Alan C. Sartorelli, PhD, Alfred Gilman Professor of Pharmacology at Yale University School of Medicine, a past president of the American Association for Cancer Research (AACR), and a Fellow of the AACR Academy died April 30, 2015, in Connecticut at age 84. A pioneer in cancer chemotherapy, Dr. Sartorelli was one of the first scientists to recognize the importance of matching the right drug to the right tumor. His work was at the forefront of the research that led to the current personalized approach to each cancer based on a patient’s genetic makeup. More recently, his work involved designing, synthesizing, and evaluating candidate cancer drugs on the basis of the molecular mechanism of action by which they exert their anticancer effects and the mechanisms by which malignant cells sometimes circumvent the cytodestructive action of drugs.
Dr. Sartorelli received a Bachelor of Science degree from Northeastern University, a masters in chemistry from Middlebury College, and a doctorate from the University of Wisconsin. His early training was at the McArdle Institute for Cancer Research. He later joined the faculty of the Yale University School of Medicine and served as chairman of the Department of Pharmacology from 1977 to 1984 and as director of the Yale Comprehensive Cancer Center from 1984 to 1993. During his term as director, he launched one of the first mobile mammography vans in the country. He served the National Cancer Institute for several decades as a member of a number of committees and advisory groups.
He was president of the AACR in 1986-1987 and was a member of the AACR board of directors from 1975 to 1978 and 1984 to 1987. During his term as AACR president, he established the series of focused special conferences in cancer research, a thriving program that continues to expand today, and was an early advocate for an associate member category for young investigators. Associate members, who are the future of the cancer field, now encompass about one-third of the AACR membership. He served as president of the Association of American Cancer Institutes in 1987.
”Not only was Dr. Sartorelli way ahead of his time in developing therapeutics, he realized early on the role of genetics in targeted cancer therapy,” noted AACR CEO Margaret Foti, PhD, MD (hc). “He will be sorely missed by all of us in the AACR. He was a strong supporter of expanding the AACR’s publishing program beyond our flagship journal Cancer Research and was a valued advisor and close friend. Because of his innovative spirit and inspirational leadership, he was able to uniquely conceptualize how the AACR could become even more contributory to the multidisciplinary field of cancer research,” she added.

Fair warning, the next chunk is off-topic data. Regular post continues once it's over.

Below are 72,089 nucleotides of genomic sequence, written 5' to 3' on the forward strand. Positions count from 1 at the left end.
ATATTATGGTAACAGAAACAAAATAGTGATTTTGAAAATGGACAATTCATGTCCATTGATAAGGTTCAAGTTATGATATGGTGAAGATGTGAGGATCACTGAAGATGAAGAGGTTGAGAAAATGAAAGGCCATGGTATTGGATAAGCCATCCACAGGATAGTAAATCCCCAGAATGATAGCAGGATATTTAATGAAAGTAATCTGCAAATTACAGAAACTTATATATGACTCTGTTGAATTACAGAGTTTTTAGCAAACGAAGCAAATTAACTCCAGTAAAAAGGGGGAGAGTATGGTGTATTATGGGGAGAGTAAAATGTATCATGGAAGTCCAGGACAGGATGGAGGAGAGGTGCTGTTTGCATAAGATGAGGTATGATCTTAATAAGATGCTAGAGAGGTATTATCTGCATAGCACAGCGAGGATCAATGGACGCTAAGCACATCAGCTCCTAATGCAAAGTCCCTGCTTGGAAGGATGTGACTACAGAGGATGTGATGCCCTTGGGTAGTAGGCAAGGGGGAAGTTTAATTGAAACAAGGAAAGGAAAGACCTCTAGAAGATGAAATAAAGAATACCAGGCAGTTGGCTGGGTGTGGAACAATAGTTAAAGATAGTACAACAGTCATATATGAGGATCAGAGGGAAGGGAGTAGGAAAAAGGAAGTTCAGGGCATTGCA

As an author of nearly 500 research papers, Dr. Sartorelli maintained a lifelong interest in the scientific literature. He manifested his unique editorial expertise in scientific journal publishing when he was chair of the AACR Publications Committee from 1981 to 1988 and urged the organization to start a molecular biology journal (Cell Growth & Differentiation, which evolved into the journal Molecular Cancer Research). His committee also oversaw the change in frequency of Cancer Research to twice monthly in 1987 and worked to secure additional funding for the journal. He was a longtime associate editor for Cancer Research, executive editor of Biochemical Pharmacology Journal, and the founding editor of Pharmacology and Therapeutics.
Among the many honors Dr. Sartorelli received was election as a Fellow of the AACR Academy in 2013; the Yale Cancer Center Lifetime Achievement Award in 2011, which was presented to him by Dr. Joseph R. Bertino, the inaugural director of Yale Cancer Center and also a past president of AACR; the Otto Krayer Award in Pharmacology from the American Society of Pharmacology and Experimental Therapeutics (ASPET) in 2002; the AACR-Bruce F. Cain Award in 2001; The University of Texas MD Anderson Cancer Center Mike Hogg Award in 1989; and the Pharmacia-ASPET Award for Experimental Therapeutics in 1986. He was elected to membership in the Institute of Medicine in 1987.
Dr. Sartorelli’s shared a love of music with his late wife, Alice. An opera buff and student of voice and guitar, he served as chair of the Shubert Opera Board in New Haven, Connecticut.